Has the world gone crazy? You know the world is wildly out of order when the best golfer is Black, the tallest basketball player is Asian, and the biggest rapper is White. The only way I could possibly be shocked now would be for Bush to get reelected. Shit! That’s it, pack up your travel bibles, rosaries beads and water bottles, because the apocalypse is coming!

While the question of sanity has never been taken into consideration when it comes to Eminem, as the semi-psychotic Slim Shady releases his forth album, “Encore,” his waving ability to shock and bemuse his fans has come under shaky speculation. Augmenting the anxiety, Em’s first hit “Just Lose It” isn’t dropping any jaws or widening any eyes. Suddenly the more relevant question emerges of, how long can he keep this up? The problem with basing a career off shock appeal is sooner or later the gimmick becomes expected, then expired. With Eminem’s shit list dwindling down, will “Encore” taste as flat and flavorless as old chewing gum?

The curtains rise to another surely disturbing chapter in the Book of Mathers with “Evil Deeds,” a Dr. Dre produced thumper where Em repents for his previous sins of the tongue. However, Eminem’s penance falters in comparison to previous openers like “Kill You” and “White America,” sounding halfhearted and lackluster. Things bounce back with “Never Enough,” featuring Nate Dogg and Em’s right hand man, 50 Cent. It restates Eminem’s lyrical pedigree and is pleasantly produced by Dre.

“There’s not much you could do or say to phase me
People think I’m a little bit crazy
I get it from all angles, even occasionally Doc Dre-zie’ll
Have to step in every once in a while to save me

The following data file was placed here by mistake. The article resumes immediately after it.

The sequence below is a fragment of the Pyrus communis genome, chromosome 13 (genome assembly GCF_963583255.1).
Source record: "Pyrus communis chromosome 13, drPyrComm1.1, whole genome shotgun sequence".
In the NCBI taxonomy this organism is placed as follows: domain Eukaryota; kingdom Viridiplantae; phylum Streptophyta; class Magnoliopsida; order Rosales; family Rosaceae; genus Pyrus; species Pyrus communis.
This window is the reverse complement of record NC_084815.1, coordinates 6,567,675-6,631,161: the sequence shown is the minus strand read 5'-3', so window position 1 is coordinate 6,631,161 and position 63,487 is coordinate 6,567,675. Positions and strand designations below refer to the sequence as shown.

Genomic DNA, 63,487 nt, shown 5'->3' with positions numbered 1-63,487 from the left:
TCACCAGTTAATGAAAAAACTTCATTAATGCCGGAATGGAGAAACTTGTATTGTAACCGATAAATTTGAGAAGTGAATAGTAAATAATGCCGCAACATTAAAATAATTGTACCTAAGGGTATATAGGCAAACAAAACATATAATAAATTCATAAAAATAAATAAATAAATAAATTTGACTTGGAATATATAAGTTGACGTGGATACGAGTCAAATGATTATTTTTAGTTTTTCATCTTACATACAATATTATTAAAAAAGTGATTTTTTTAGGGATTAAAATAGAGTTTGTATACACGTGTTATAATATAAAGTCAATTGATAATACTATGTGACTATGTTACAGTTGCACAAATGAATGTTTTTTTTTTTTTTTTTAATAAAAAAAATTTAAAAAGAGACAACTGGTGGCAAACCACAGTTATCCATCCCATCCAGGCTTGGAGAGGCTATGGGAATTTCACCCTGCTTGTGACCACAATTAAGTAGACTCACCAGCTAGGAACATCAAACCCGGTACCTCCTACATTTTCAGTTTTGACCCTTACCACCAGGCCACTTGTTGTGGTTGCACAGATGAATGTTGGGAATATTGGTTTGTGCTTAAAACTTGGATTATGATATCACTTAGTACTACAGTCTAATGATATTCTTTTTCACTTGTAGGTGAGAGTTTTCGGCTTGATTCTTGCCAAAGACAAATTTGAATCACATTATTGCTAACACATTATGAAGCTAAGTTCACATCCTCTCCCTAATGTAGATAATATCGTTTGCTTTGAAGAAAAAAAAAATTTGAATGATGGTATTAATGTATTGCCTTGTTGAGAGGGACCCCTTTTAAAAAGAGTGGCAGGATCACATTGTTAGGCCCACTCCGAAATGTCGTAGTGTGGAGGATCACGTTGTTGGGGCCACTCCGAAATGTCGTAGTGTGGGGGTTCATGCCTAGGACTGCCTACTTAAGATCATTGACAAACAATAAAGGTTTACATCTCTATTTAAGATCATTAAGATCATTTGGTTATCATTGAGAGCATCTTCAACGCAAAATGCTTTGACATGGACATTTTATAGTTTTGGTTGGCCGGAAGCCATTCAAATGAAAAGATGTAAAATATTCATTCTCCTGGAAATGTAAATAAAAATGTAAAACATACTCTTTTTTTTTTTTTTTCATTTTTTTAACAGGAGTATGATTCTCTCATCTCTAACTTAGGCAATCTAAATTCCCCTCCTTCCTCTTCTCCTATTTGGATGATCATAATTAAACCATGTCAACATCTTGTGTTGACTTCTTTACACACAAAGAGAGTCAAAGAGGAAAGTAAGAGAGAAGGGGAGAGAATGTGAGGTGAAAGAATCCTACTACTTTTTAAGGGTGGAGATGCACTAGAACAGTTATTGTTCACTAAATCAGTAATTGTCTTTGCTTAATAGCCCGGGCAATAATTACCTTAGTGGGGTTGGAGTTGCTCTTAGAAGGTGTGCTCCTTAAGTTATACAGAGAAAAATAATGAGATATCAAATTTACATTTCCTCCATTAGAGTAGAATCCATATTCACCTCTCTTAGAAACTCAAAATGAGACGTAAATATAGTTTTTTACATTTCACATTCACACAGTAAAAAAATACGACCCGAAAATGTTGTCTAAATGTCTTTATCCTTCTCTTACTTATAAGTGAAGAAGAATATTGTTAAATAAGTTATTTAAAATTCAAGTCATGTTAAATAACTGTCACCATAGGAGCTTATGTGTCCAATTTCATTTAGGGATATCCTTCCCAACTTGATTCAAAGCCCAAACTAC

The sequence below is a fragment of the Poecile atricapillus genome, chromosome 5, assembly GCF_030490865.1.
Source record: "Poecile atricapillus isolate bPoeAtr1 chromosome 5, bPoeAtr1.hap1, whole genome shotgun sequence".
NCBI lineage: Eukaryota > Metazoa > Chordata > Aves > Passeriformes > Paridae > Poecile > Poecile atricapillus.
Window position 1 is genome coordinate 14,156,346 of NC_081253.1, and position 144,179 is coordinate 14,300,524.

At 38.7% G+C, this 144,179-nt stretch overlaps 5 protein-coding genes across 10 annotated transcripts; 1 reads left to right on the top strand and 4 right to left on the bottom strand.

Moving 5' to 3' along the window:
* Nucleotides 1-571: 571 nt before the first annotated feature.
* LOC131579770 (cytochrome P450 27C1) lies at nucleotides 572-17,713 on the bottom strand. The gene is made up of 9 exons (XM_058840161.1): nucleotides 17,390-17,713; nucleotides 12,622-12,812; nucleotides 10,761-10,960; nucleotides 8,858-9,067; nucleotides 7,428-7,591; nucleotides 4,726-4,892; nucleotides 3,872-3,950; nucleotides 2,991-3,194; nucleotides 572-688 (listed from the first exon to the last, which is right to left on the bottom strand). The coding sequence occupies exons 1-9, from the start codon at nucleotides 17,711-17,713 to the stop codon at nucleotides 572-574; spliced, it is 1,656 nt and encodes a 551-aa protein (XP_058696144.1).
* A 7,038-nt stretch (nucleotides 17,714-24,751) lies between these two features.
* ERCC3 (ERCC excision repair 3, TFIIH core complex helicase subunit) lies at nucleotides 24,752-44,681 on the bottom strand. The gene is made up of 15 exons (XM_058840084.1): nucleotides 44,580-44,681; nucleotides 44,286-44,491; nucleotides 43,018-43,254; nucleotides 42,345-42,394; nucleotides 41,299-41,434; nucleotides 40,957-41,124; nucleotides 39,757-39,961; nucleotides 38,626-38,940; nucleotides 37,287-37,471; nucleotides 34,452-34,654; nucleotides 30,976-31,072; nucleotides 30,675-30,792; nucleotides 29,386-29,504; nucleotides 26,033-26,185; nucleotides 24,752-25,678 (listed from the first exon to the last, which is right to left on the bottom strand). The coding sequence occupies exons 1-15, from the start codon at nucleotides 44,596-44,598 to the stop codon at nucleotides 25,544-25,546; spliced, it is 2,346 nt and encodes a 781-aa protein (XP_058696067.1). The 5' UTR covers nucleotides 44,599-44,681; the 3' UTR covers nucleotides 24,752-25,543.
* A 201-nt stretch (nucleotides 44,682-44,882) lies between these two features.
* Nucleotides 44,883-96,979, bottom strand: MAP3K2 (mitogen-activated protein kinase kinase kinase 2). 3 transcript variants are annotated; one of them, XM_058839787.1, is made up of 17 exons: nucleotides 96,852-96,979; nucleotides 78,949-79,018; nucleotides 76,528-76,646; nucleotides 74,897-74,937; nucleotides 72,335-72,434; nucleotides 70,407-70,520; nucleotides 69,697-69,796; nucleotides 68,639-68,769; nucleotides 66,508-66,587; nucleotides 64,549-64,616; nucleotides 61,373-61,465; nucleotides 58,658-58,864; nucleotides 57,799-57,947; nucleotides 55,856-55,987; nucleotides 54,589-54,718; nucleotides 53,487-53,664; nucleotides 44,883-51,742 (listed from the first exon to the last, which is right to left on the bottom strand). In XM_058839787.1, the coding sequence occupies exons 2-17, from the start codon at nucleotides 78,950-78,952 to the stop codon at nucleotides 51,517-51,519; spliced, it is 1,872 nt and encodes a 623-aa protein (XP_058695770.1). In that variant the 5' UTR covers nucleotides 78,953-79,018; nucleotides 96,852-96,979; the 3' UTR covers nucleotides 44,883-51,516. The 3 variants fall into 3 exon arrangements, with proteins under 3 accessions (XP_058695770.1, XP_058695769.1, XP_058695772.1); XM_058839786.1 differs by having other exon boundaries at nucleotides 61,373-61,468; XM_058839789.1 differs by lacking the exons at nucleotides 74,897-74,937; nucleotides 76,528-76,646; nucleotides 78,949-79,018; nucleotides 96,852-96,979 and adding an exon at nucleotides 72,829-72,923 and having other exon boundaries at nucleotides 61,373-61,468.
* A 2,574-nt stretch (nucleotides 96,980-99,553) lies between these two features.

To make me stop and think about it ‘fore I just say things
Sometimes I forget what other people just may think
A lot of rappers probably wouldn’t know how to take me
If they heard some shit I’d lay on the tape ‘fore they erase me
I may be a little too fast paced and racy
Sometimes the average listener rewinds and plays me twenty times
Cuz I say so many rhymes, it may seem
Like I’m going too fast cuz my mind is racing
And I could give a fuck what category you place me
Long as when I’m pushing up daisies and gone 
As long as you place me amongst one of them greats
When I hit the heavenly gates I’ll be cool beside Jay-Z”

It doesn’t take long for Em’s sappy side to slip into to the album. “Yellow Brick Road” wistfully looks back on some of Eminem’s high school trials and tribulations, including the quasi-racist tape Benzino resurrected and propagated to garner anti-Em support. Continuing to wring out sympathy from his tear-soaked towel of a life, Eminem doubles-up with “Like Toy Soilders,” another self-produced, self-sorry introspection on the Slim Shady saga. These tracks are moderately endearing, but they lack the honest anguish and lyrical menace of blood-curdlers like “Cleaning Out My Closet” and “I Am.” If radio attempts to promote Em’s personal woes off “Encore,” as they usually do, they are going to be hard pressed to find the same tender response from audiences. “Mosh” suffers from a similar stigma: a disconcerted, ADD Eminem who can’t seem to lock down his lyrics. Dre provides a dark, foreboding backdrop. The stage seems set for Eminem to lay some the most scathing and prolific lyrics of his career…and he fumbles! All the ferocity is there but non-of his vituperative astuteness.

“All the people up top, on the side and the middle 
Come together, let’s all form this swamp just a little 
Just let it gradually build, from the front to the back 
All you can see is a sea of people, some white and some black 
No matter what color, all that matters we’re gathered together 
To celebrate for the same cause, no matter the weather